From West Smithfield I walked under the gatehouse into the alley leading to the church of St. Bartholomew the Great. Again one of the places where the past feels almost tangible (despite one of the towers of the Barbican in the background). Whilst I was here, one person did walk across the graveyard and then along the alley – the noise of their footsteps, echoing of the buildings was surprisingly loud and emphasised the lack of other sounds in the alley.

Christmas in the City

The central square at St. Bartholomew’s Hospital:

Christmas in the City

From West Smithfield, I walked along Giltspur Street, turning left into Newgate Street then down into Paternoster Square. The Temple Bar gateway looks very good after dark.

Christmas in the City

Walking around St. Paul’s Cathedral. This is a view from the south:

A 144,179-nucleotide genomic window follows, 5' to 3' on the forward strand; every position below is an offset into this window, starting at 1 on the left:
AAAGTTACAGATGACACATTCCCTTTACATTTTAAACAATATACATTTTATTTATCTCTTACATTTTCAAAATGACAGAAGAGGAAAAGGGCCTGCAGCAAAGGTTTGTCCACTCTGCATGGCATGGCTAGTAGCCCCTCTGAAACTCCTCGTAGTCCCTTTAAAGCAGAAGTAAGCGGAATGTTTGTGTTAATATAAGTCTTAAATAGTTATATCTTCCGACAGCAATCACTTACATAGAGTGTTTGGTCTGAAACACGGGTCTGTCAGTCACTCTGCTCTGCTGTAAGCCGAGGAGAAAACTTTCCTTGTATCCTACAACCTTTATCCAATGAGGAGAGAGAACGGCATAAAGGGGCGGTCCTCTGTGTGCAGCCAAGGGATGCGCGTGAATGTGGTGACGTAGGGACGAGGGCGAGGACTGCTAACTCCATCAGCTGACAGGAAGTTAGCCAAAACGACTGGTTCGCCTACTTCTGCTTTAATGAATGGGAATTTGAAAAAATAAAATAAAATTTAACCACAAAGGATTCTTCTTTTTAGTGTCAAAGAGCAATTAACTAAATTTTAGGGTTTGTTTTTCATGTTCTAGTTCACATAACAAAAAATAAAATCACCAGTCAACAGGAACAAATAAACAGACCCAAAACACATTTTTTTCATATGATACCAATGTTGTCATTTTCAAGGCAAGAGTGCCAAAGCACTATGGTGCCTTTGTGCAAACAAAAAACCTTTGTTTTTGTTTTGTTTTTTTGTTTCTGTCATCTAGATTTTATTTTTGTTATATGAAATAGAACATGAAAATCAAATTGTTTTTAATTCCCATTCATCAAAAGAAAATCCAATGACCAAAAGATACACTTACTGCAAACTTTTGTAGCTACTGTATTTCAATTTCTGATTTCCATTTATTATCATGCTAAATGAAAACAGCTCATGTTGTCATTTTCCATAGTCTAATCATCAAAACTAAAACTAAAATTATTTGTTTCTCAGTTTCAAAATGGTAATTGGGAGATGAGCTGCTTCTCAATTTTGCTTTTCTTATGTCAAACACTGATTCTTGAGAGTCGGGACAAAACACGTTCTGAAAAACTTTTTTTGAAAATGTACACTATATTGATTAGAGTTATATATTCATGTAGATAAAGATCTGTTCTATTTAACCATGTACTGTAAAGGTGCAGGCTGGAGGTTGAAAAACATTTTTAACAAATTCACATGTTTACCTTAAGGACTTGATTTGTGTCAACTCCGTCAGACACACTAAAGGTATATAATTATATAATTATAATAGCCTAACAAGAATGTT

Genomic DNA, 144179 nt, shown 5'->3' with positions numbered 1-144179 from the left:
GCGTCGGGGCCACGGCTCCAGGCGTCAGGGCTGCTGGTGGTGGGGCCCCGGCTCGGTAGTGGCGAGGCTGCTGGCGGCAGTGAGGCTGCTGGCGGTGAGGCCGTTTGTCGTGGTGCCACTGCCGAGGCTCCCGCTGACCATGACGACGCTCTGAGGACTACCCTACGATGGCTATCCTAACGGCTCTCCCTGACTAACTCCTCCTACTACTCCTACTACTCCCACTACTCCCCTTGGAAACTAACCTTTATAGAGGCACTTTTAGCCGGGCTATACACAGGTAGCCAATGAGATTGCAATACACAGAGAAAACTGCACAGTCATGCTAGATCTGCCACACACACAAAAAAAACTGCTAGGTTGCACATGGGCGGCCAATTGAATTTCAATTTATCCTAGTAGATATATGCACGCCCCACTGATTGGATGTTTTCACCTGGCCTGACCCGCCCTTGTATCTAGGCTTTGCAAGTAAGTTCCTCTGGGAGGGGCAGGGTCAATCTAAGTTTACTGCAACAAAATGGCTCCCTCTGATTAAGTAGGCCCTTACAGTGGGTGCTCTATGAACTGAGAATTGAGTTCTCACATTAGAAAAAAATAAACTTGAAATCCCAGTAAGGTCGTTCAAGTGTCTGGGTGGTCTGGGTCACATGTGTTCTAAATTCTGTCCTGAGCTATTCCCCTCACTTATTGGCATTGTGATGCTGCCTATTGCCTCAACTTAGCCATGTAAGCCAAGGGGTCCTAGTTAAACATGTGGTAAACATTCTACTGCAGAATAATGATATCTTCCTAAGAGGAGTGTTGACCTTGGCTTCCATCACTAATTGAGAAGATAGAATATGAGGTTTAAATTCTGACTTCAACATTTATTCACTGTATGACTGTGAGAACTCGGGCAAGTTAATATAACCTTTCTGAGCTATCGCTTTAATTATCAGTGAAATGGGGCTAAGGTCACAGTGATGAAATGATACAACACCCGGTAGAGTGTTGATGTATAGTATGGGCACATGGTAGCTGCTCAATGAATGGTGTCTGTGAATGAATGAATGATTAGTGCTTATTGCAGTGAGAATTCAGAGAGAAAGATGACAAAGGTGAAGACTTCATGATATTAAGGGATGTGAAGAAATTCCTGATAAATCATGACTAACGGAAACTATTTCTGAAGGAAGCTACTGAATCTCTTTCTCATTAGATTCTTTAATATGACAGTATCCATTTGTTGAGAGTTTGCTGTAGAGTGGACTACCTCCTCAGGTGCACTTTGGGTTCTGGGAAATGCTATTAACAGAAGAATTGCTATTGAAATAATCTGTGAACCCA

Christmas in the City

From St. Paul’s it was then down to Queen Victoria Street to my destination of Blackfriars underground station, although before reaching the station I had a much needed stop off at the Blackfriar.

Christmas in the City

Photographing London over the Christmas to New Year period can be a bit of a cliché, however I really do find that walking the City at this time of year, without the noise, construction work, traffic and crowds does help to bring the history of the City to life – so many of the normal distractions have been removed.

Standing in places such as Creechurch Lane, East Passage and the entrance alley to St. Bartholomew the Great feel like standing in places unchanged for hundreds of years.

The City pubs are also much quieter in the evenings at this time of year and there is nothing better than walking into a warm, inviting pub from a cold street – which is exactly where I finished.